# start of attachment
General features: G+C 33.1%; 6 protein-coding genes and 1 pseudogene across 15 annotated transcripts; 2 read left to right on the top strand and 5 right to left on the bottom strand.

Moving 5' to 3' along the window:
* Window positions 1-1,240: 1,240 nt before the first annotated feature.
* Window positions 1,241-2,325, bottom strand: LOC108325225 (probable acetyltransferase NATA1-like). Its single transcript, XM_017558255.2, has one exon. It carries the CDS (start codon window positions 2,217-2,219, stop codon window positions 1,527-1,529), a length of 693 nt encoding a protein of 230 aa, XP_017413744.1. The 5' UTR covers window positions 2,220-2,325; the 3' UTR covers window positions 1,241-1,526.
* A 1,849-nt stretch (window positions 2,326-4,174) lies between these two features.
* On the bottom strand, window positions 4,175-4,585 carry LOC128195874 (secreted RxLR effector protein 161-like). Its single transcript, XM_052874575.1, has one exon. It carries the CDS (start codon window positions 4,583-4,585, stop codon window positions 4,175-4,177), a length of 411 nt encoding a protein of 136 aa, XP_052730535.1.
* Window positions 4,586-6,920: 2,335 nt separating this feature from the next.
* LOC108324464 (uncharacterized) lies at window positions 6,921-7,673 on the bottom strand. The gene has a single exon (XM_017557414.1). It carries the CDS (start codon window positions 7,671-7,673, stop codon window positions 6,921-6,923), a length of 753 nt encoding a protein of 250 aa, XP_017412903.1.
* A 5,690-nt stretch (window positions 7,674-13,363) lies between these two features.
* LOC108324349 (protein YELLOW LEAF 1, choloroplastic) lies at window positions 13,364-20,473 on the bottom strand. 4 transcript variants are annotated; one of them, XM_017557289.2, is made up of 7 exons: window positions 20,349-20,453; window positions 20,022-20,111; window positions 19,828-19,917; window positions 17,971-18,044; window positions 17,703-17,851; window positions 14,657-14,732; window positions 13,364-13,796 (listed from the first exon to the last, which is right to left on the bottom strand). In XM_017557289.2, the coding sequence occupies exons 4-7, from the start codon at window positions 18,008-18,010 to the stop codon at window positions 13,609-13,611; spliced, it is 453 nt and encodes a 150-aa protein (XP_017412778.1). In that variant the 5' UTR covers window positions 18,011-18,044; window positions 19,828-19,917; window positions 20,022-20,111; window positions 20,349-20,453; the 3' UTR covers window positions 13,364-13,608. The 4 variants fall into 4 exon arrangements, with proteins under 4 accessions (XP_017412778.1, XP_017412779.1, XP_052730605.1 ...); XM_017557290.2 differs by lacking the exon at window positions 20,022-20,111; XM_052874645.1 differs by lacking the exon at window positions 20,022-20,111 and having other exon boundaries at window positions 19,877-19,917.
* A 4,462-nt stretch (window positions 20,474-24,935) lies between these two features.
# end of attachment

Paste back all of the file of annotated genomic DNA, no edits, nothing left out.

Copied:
General features: G+C 33.1%; 6 protein-coding genes and 1 pseudogene across 15 annotated transcripts; 2 read left to right on the top strand and 5 right to left on the bottom strand.

Moving 5' to 3' along the window:
* Window positions 1-1,240: 1,240 nt before the first annotated feature.
* Window positions 1,241-2,325, bottom strand: LOC108325225 (probable acetyltransferase NATA1-like). Its single transcript, XM_017558255.2, has one exon. It carries the CDS (start codon window positions 2,217-2,219, stop codon window positions 1,527-1,529), a length of 693 nt encoding a protein of 230 aa, XP_017413744.1. The 5' UTR covers window positions 2,220-2,325; the 3' UTR covers window positions 1,241-1,526.
* A 1,849-nt stretch (window positions 2,326-4,174) lies between these two features.
* On the bottom strand, window positions 4,175-4,585 carry LOC128195874 (secreted RxLR effector protein 161-like). Its single transcript, XM_052874575.1, has one exon. It carries the CDS (start codon window positions 4,583-4,585, stop codon window positions 4,175-4,177), a length of 411 nt encoding a protein of 136 aa, XP_052730535.1.
* Window positions 4,586-6,920: 2,335 nt separating this feature from the next.
* LOC108324464 (uncharacterized) lies at window positions 6,921-7,673 on the bottom strand. The gene has a single exon (XM_017557414.1). It carries the CDS (start codon window positions 7,671-7,673, stop codon window positions 6,921-6,923), a length of 753 nt encoding a protein of 250 aa, XP_017412903.1.
* A 5,690-nt stretch (window positions 7,674-13,363) lies between these two features.
* LOC108324349 (protein YELLOW LEAF 1, choloroplastic) lies at window positions 13,364-20,473 on the bottom strand. 4 transcript variants are annotated; one of them, XM_017557289.2, is made up of 7 exons: window positions 20,349-20,453; window positions 20,022-20,111; window positions 19,828-19,917; window positions 17,971-18,044; window positions 17,703-17,851; window positions 14,657-14,732; window positions 13,364-13,796 (listed from the first exon to the last, which is right to left on the bottom strand). In XM_017557289.2, the coding sequence occupies exons 4-7, from the start codon at window positions 18,008-18,010 to the stop codon at window positions 13,609-13,611; spliced, it is 453 nt and encodes a 150-aa protein (XP_017412778.1). In that variant the 5' UTR covers window positions 18,011-18,044; window positions 19,828-19,917; window positions 20,022-20,111; window positions 20,349-20,453; the 3' UTR covers window positions 13,364-13,608. The 4 variants fall into 4 exon arrangements, with proteins under 4 accessions (XP_017412778.1, XP_017412779.1, XP_052730605.1 ...); XM_017557290.2 differs by lacking the exon at window positions 20,022-20,111; XM_052874645.1 differs by lacking the exon at window positions 20,022-20,111 and having other exon boundaries at window positions 19,877-19,917.
* A 4,462-nt stretch (window positions 20,474-24,935) lies between these two features.